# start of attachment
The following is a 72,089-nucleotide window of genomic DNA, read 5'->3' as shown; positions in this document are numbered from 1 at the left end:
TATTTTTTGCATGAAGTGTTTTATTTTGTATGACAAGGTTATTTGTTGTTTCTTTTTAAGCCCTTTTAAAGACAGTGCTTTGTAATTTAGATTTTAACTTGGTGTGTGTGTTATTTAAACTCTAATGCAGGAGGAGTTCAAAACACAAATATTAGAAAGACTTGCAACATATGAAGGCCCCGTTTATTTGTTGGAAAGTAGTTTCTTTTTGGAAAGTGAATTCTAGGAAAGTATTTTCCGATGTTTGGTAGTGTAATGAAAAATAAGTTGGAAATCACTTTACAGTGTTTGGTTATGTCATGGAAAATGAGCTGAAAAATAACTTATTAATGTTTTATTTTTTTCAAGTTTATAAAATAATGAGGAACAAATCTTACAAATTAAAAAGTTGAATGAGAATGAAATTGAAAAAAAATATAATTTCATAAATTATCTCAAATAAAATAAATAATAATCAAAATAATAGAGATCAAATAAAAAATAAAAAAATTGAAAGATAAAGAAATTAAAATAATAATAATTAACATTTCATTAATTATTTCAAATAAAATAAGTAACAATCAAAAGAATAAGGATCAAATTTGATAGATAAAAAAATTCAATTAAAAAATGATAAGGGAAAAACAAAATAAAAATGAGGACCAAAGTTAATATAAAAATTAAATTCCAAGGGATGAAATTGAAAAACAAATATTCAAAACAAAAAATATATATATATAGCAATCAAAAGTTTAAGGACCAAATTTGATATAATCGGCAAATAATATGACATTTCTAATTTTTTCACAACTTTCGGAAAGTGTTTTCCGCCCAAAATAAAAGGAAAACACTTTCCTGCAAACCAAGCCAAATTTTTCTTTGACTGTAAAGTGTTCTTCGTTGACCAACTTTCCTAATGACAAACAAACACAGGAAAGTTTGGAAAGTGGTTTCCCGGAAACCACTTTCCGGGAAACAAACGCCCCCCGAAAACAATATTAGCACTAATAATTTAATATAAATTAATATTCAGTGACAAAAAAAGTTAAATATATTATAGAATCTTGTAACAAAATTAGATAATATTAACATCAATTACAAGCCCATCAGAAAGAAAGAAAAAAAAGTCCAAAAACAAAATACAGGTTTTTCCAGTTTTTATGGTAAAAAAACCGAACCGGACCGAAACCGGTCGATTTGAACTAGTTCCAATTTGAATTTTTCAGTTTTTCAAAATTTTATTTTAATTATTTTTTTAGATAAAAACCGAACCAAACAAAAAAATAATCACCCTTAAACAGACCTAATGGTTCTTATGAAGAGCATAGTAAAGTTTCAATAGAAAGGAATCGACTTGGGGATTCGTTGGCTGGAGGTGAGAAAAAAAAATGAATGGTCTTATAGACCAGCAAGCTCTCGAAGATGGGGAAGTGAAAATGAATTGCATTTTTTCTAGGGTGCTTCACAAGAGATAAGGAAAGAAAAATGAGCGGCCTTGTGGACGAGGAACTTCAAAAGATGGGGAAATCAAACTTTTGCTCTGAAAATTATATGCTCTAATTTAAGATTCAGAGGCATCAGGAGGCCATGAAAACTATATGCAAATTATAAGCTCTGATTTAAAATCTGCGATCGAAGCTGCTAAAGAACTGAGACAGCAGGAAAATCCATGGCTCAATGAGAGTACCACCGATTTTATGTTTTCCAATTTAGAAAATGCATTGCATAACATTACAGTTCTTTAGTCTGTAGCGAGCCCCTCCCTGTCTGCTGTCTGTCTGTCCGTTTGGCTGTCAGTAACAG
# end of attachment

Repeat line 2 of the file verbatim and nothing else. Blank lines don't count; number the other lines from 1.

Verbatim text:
TATTTTTTGCATGAAGTGTTTTATTTTGTATGACAAGGTTATTTGTTGTTTCTTTTTAAGCCCTTTTAAAGACAGTGCTTTGTAATTTAGATTTTAACTTGGTGTGTGTGTTATTTAAACTCTAATGCAGGAGGAGTTCAAAACACAAATATTAGAAAGACTTGCAACATATGAAGGCCCCGTTTATTTGTTGGAAAGTAGTTTCTTTTTGGAAAGTGAATTCTAGGAAAGTATTTTCCGATGTTTGGTAGTGTAATGAAAAATAAGTTGGAAATCACTTTACAGTGTTTGGTTATGTCATGGAAAATGAGCTGAAAAATAACTTATTAATGTTTTATTTTTTTCAAGTTTATAAAATAATGAGGAACAAATCTTACAAATTAAAAAGTTGAATGAGAATGAAATTGAAAAAAAATATAATTTCATAAATTATCTCAAATAAAATAAATAATAATCAAAATAATAGAGATCAAATAAAAAATAAAAAAATTGAAAGATAAAGAAATTAAAATAATAATAATTAACATTTCATTAATTATTTCAAATAAAATAAGTAACAATCAAAAGAATAAGGATCAAATTTGATAGATAAAAAAATTCAATTAAAAAATGATAAGGGAAAAACAAAATAAAAATGAGGACCAAAGTTAATATAAAAATTAAATTCCAAGGGATGAAATTGAAAAACAAATATTCAAAACAAAAAATATATATATATAGCAATCAAAAGTTTAAGGACCAAATTTGATATAATCGGCAAATAATATGACATTTCTAATTTTTTCACAACTTTCGGAAAGTGTTTTCCGCCCAAAATAAAAGGAAAACACTTTCCTGCAAACCAAGCCAAATTTTTCTTTGACTGTAAAGTGTTCTTCGTTGACCAACTTTCCTAATGACAAACAAACACAGGAAAGTTTGGAAAGTGGTTTCCCGGAAACCACTTTCCGGGAAACAAACGCCCCCCGAAAACAATATTAGCACTAATAATTTAATATAAATTAATATTCAGTGACAAAAAAAGTTAAATATATTATAGAATCTTGTAACAAAATTAGATAATATTAACATCAATTACAAGCCCATCAGAAAGAAAGAAAAAAAAGTCCAAAAACAAAATACAGGTTTTTCCAGTTTTTATGGTAAAAAAACCGAACCGGACCGAAACCGGTCGATTTGAACTAGTTCCAATTTGAATTTTTCAGTTTTTCAAAATTTTATTTTAATTATTTTTTTAGATAAAAACCGAACCAAACAAAAAAATAATCACCCTTAAACAGACCTAATGGTTCTTATGAAGAGCATAGTAAAGTTTCAATAGAAAGGAATCGACTTGGGGATTCGTTGGCTGGAGGTGAGAAAAAAAAATGAATGGTCTTATAGACCAGCAAGCTCTCGAAGATGGGGAAGTGAAAATGAATTGCATTTTTTCTAGGGTGCTTCACAAGAGATAAGGAAAGAAAAATGAGCGGCCTTGTGGACGAGGAACTTCAAAAGATGGGGAAATCAAACTTTTGCTCTGAAAATTATATGCTCTAATTTAAGATTCAGAGGCATCAGGAGGCCATGAAAACTATATGCAAATTATAAGCTCTGATTTAAAATCTGCGATCGAAGCTGCTAAAGAACTGAGACAGCAGGAAAATCCATGGCTCAATGAGAGTACCACCGATTTTATGTTTTCCAATTTAGAAAATGCATTGCATAACATTACAGTTCTTTAGTCTGTAGCGAGCCCCTCCCTGTCTGCTGTCTGTCTGTCCGTTTGGCTGTCAGTAACAG